1. Education and Social Mobility

Both Dr Lim and Dr Chee highlighted how the education system has perpetuated the gaps between the haves and have-nots.

Dr Chee noted that Bukit Timah has essentially been designed as an area for “elite schools”, citing how schools like Swiss Cottage have been moved away from the area and schools like SCGS and SJI have been moved into the area. This is problematic because of the balloting system, where priority is given to those who live near these schools. Dr Chee questioned, “How many people can afford living in the Bukit Timah Area?” He emphasised that this system has negated education as a crucial platform for levelling society.

Dr Lim agreed. He stated that when he was younger, he experienced an education system with equal opportunities, something he does not see now. He suggested two ways to remedy this, by ensuring a higher allocation of resources to non-elite schools and to decrease class sizes. For the former, he explained with larger class sizes, those with the resources are able to attend additional classes.

Dr Balakrishnan agreed that education was indeed an important leveller. However, he explained: “For schools, it’s not a question of brand name or whatever. It’s a question of making ‘every school is a good school’. Not as a slogan, but looking at the real investments which we’ve put into schools”.

4. Tensions between Dr Balakrishnan and Dr Chee

There were several points of contention between Dr Balakrishnan and Dr Chee that were rather heated.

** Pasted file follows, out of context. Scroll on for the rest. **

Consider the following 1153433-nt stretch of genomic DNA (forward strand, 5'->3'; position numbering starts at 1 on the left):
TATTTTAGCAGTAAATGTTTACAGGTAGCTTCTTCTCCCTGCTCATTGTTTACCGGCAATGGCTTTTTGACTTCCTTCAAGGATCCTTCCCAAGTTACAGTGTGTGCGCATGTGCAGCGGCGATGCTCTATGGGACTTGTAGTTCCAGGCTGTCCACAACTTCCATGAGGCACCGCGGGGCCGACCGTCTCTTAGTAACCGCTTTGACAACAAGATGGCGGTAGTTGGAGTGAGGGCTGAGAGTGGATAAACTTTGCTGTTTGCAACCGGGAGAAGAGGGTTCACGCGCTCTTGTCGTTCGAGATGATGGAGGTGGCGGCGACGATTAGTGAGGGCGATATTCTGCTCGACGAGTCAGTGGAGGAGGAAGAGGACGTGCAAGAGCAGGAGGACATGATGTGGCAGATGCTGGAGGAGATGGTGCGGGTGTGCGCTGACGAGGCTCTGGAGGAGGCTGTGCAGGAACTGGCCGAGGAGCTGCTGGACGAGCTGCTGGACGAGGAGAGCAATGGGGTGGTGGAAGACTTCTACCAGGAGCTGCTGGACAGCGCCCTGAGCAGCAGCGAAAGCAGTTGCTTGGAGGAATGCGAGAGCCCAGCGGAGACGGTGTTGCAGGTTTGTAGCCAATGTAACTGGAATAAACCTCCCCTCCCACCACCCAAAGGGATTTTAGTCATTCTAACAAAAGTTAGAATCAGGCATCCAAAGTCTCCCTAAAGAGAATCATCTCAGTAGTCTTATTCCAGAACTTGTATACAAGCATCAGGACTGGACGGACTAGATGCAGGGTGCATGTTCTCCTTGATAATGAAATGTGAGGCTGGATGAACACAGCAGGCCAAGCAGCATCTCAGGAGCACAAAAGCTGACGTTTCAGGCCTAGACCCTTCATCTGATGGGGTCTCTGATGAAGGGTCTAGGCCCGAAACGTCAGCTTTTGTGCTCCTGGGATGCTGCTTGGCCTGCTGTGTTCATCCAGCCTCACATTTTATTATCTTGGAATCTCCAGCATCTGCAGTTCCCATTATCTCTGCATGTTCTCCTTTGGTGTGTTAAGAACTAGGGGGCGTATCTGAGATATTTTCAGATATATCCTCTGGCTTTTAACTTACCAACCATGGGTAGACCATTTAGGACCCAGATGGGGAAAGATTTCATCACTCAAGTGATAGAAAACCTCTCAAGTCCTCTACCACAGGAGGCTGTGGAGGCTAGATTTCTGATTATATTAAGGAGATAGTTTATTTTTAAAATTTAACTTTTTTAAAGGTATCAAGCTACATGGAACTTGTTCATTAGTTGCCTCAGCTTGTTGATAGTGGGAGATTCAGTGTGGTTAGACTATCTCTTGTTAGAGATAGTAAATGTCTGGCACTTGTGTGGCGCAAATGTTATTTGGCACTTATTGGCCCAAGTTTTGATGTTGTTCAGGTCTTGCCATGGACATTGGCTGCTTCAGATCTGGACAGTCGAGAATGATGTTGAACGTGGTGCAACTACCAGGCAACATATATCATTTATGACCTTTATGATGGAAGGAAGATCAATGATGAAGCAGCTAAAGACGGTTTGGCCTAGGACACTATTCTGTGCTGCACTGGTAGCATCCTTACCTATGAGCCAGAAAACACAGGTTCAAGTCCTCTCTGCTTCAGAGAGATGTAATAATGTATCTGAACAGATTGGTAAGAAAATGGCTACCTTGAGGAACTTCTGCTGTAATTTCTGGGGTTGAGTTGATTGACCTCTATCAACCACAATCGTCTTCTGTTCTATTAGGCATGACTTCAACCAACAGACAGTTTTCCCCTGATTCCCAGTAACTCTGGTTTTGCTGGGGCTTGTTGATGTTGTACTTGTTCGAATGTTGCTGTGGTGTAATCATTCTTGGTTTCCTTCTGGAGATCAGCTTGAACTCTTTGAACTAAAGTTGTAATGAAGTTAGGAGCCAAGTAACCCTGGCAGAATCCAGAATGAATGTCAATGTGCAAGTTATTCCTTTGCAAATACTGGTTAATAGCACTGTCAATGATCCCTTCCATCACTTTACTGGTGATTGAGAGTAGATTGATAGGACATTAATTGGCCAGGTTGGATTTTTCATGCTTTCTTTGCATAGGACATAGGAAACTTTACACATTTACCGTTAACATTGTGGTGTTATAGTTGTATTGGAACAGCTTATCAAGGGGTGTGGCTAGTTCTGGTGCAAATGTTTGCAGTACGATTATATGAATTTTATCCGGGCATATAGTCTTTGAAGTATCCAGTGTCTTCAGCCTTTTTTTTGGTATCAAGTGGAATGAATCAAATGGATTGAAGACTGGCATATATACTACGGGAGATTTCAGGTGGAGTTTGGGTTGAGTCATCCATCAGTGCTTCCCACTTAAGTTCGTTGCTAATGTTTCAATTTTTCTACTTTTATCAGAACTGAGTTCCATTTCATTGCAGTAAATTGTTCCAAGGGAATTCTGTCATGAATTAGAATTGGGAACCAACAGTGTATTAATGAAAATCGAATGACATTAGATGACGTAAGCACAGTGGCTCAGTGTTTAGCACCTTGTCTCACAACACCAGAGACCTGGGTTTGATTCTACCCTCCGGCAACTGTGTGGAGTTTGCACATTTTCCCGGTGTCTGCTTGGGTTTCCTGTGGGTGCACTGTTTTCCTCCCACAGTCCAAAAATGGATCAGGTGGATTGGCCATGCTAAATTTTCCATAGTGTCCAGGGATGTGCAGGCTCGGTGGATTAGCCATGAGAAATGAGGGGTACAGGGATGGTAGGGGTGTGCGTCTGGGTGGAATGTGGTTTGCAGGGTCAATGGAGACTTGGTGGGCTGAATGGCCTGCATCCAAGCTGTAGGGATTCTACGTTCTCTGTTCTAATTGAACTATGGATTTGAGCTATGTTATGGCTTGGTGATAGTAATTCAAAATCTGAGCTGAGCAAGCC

The first was surrounding the budget of SDP’s policies. Dr Balakrishnan asked Dr Chee to reveal the total bill of the schemes his party intends to roll out, and who has to bear the cost of these schemes.

To this, Dr Chee said that an estimate of five billion dollars a year was the estimate needed for their policies that involved retrenched workers and the elderly. He compared this to the ruling party’s signing of nearly 100 billion dollars in the first half of the year, explaining that it would take “20 years for us to spend all the budget that you have allocated for the next year or so”.

He also looked back at history, citing how SDP was accused of being a “tax and spend” party. However, Dr Chee stated that after 2015, the ruling party had increased taxes on a whole range of goods and services. Moreover, Dr Chee said that the ruling party had blew their budget on the Youth Olympics and that they had not practiced “frugal spending”. This, makes Dr Chee believe that the ruling party should have the title of being a “tax and spend” party.

Another major source of tension during the debate involving the entrance of foreigners, was when Dr Chee mentioned that DPM Heng Swee Keat had set a goal for the population to increase to 10 million. He then asked Dr Balakrishnan if he could “categorically tell Singaporeans right now that Foreigners will make up the 10 million”.

Dr Balakrishnan quickly shot Dr Chee’s statement down, claiming that this was a “falsehood” and that this was a “cheap shot”. He explained that Singapore will “never have 10 million. We won’t even have 6.9 million…What we want is a Singapore core that is demographically stable, able to reproduce ourselves, able to create jobs and opportunities for ourselves and able to stay as a cohesive whole.”

  1. Encouraging alternative views

In the closing statements, a consensus was reached that there should be more welcoming of alternative voices in parliament.

Dr Lim said that with the elections, the PAP is seeking a mandate from the people to bring the country out of crisis. However, he reinforced that “what we are trying to deny the PAP is not a mandate, but a blank cheque”. Mr Yuen agreed, reinstating that alternative views was welcomed by the PSP, that it is clear that all the parties have identified the same issues but looked at from different dimensions.

Dr Balakrishnan made clear that no matter the outcome of the elections, there will most definitely be more alternative voices in the new parliament. There will at least be 12 NCMPs, who will have equal voting rights and say in parliament. /TISG